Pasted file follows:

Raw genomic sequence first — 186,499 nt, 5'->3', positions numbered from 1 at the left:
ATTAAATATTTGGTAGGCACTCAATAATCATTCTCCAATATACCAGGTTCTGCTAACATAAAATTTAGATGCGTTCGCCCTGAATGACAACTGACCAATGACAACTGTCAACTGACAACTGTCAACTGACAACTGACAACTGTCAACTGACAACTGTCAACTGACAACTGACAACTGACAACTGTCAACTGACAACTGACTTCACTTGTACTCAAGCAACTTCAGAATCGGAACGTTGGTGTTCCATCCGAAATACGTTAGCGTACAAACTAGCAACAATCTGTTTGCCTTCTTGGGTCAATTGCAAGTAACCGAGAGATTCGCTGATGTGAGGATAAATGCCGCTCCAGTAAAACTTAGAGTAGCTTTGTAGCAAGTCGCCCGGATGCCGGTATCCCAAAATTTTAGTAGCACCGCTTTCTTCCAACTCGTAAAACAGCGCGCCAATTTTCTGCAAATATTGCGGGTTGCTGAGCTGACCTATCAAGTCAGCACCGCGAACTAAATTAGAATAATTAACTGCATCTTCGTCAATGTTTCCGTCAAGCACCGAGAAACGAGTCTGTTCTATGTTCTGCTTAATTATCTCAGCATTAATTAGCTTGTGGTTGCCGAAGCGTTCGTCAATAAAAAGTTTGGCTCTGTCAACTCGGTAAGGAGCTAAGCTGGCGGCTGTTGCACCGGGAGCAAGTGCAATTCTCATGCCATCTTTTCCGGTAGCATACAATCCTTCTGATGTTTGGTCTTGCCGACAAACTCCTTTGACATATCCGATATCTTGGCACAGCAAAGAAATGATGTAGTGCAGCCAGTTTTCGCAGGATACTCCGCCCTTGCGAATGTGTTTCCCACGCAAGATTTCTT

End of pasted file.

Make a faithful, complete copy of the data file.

Raw genomic sequence first — 186,499 nt, 5'->3', positions numbered from 1 at the left:
ATTAAATATTTGGTAGGCACTCAATAATCATTCTCCAATATACCAGGTTCTGCTAACATAAAATTTAGATGCGTTCGCCCTGAATGACAACTGACCAATGACAACTGTCAACTGACAACTGTCAACTGACAACTGACAACTGTCAACTGACAACTGTCAACTGACAACTGACAACTGACAACTGTCAACTGACAACTGACTTCACTTGTACTCAAGCAACTTCAGAATCGGAACGTTGGTGTTCCATCCGAAATACGTTAGCGTACAAACTAGCAACAATCTGTTTGCCTTCTTGGGTCAATTGCAAGTAACCGAGAGATTCGCTGATGTGAGGATAAATGCCGCTCCAGTAAAACTTAGAGTAGCTTTGTAGCAAGTCGCCCGGATGCCGGTATCCCAAAATTTTAGTAGCACCGCTTTCTTCCAACTCGTAAAACAGCGCGCCAATTTTCTGCAAATATTGCGGGTTGCTGAGCTGACCTATCAAGTCAGCACCGCGAACTAAATTAGAATAATTAACTGCATCTTCGTCAATGTTTCCGTCAAGCACCGAGAAACGAGTCTGTTCTATGTTCTGCTTAATTATCTCAGCATTAATTAGCTTGTGGTTGCCGAAGCGTTCGTCAATAAAAAGTTTGGCTCTGTCAACTCGGTAAGGAGCTAAGCTGGCGGCTGTTGCACCGGGAGCAAGTGCAATTCTCATGCCATCTTTTCCGGTAGCATACAATCCTTCTGATGTTTGGTCTTGCCGACAAACTCCTTTGACATATCCGATATCTTGGCACAGCAAAGAAATGATGTAGTGCAGCCAGTTTTCGCAGGATACTCCGCCCTTGCGAATGTGTTTCCCACGCAAGATTTCTT